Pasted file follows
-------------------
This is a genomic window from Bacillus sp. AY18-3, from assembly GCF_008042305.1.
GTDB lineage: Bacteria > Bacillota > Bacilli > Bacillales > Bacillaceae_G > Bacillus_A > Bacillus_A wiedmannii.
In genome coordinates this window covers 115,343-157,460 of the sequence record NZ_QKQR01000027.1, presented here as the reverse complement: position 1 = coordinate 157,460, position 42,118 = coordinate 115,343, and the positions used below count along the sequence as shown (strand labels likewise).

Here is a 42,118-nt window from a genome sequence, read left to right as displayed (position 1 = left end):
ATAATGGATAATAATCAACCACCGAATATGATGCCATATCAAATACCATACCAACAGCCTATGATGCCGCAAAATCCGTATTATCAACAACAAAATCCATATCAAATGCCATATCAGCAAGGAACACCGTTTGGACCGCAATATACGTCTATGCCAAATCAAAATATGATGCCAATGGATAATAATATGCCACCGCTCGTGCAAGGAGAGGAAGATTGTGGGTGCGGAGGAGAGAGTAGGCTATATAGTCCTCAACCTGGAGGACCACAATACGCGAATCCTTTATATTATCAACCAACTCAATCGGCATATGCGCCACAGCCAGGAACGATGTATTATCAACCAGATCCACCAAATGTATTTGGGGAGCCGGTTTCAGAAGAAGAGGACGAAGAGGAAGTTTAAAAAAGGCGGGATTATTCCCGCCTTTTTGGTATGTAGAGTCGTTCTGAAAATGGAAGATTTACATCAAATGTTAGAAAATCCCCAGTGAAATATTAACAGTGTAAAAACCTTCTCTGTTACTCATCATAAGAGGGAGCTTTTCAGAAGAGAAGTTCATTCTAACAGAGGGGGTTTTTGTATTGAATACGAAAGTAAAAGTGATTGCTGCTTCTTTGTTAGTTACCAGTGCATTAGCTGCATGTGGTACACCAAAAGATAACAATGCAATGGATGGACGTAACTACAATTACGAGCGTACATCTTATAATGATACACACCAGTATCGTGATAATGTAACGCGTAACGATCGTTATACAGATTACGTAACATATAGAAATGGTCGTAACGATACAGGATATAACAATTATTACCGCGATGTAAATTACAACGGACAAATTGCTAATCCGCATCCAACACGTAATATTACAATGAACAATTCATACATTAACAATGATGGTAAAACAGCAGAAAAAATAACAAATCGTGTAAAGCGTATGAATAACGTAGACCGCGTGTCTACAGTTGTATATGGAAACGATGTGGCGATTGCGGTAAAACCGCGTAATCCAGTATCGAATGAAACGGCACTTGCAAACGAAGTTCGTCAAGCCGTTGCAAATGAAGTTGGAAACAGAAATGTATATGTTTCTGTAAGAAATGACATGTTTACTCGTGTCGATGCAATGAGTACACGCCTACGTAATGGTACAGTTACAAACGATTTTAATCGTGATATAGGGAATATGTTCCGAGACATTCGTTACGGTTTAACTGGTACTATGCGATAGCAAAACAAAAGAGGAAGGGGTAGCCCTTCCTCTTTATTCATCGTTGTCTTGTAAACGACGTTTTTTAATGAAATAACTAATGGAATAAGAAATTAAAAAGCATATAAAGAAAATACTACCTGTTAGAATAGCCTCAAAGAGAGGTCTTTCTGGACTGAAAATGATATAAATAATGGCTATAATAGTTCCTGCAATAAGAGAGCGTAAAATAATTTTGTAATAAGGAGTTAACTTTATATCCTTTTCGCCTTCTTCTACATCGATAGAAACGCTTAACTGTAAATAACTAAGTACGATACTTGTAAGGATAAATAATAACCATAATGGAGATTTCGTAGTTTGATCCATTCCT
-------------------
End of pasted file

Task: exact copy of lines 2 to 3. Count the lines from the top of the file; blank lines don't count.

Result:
GTDB lineage: Bacteria > Bacillota > Bacilli > Bacillales > Bacillaceae_G > Bacillus_A > Bacillus_A wiedmannii.
In genome coordinates this window covers 115,343-157,460 of the sequence record NZ_QKQR01000027.1, presented here as the reverse complement: position 1 = coordinate 157,460, position 42,118 = coordinate 115,343, and the positions used below count along the sequence as shown (strand labels likewise).